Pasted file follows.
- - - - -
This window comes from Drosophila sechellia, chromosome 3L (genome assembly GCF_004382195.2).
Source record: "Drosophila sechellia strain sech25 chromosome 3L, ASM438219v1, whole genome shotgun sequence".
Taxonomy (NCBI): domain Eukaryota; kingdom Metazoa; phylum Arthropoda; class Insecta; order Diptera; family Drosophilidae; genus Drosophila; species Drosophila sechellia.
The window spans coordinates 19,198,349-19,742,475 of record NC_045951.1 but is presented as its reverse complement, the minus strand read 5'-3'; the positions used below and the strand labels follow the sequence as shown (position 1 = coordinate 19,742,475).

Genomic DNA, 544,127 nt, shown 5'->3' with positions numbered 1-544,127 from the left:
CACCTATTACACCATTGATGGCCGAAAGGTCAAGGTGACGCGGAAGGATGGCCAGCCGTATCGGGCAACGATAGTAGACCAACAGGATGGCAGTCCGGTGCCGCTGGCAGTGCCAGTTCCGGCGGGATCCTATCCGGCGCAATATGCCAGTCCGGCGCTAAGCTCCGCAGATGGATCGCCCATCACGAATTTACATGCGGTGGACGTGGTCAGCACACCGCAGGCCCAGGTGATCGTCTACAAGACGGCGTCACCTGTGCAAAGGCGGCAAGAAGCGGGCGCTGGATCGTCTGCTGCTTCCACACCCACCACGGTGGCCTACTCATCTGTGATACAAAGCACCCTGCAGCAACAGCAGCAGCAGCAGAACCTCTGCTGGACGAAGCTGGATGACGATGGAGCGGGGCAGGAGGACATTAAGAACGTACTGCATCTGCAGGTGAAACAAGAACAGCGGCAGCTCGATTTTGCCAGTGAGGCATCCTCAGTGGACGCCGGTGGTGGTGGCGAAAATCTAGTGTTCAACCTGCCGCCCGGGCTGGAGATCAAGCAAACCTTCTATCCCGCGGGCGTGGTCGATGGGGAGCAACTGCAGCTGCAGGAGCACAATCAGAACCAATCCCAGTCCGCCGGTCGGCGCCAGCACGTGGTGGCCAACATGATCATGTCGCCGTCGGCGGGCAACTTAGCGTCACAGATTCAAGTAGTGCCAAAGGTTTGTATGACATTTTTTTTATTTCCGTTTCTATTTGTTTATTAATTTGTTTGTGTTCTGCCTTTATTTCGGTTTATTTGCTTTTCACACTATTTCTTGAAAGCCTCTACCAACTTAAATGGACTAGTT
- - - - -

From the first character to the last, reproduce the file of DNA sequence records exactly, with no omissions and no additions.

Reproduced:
This window comes from Drosophila sechellia, chromosome 3L (genome assembly GCF_004382195.2).
Source record: "Drosophila sechellia strain sech25 chromosome 3L, ASM438219v1, whole genome shotgun sequence".
Taxonomy (NCBI): domain Eukaryota; kingdom Metazoa; phylum Arthropoda; class Insecta; order Diptera; family Drosophilidae; genus Drosophila; species Drosophila sechellia.
The window spans coordinates 19,198,349-19,742,475 of record NC_045951.1 but is presented as its reverse complement, the minus strand read 5'-3'; the positions used below and the strand labels follow the sequence as shown (position 1 = coordinate 19,742,475).

Genomic DNA, 544,127 nt, shown 5'->3' with positions numbered 1-544,127 from the left:
CACCTATTACACCATTGATGGCCGAAAGGTCAAGGTGACGCGGAAGGATGGCCAGCCGTATCGGGCAACGATAGTAGACCAACAGGATGGCAGTCCGGTGCCGCTGGCAGTGCCAGTTCCGGCGGGATCCTATCCGGCGCAATATGCCAGTCCGGCGCTAAGCTCCGCAGATGGATCGCCCATCACGAATTTACATGCGGTGGACGTGGTCAGCACACCGCAGGCCCAGGTGATCGTCTACAAGACGGCGTCACCTGTGCAAAGGCGGCAAGAAGCGGGCGCTGGATCGTCTGCTGCTTCCACACCCACCACGGTGGCCTACTCATCTGTGATACAAAGCACCCTGCAGCAACAGCAGCAGCAGCAGAACCTCTGCTGGACGAAGCTGGATGACGATGGAGCGGGGCAGGAGGACATTAAGAACGTACTGCATCTGCAGGTGAAACAAGAACAGCGGCAGCTCGATTTTGCCAGTGAGGCATCCTCAGTGGACGCCGGTGGTGGTGGCGAAAATCTAGTGTTCAACCTGCCGCCCGGGCTGGAGATCAAGCAAACCTTCTATCCCGCGGGCGTGGTCGATGGGGAGCAACTGCAGCTGCAGGAGCACAATCAGAACCAATCCCAGTCCGCCGGTCGGCGCCAGCACGTGGTGGCCAACATGATCATGTCGCCGTCGGCGGGCAACTTAGCGTCACAGATTCAAGTAGTGCCAAAGGTTTGTATGACATTTTTTTTATTTCCGTTTCTATTTGTTTATTAATTTGTTTGTGTTCTGCCTTTATTTCGGTTTATTTGCTTTTCACACTATTTCTTGAAAGCCTCTACCAACTTAAATGGACTAGTT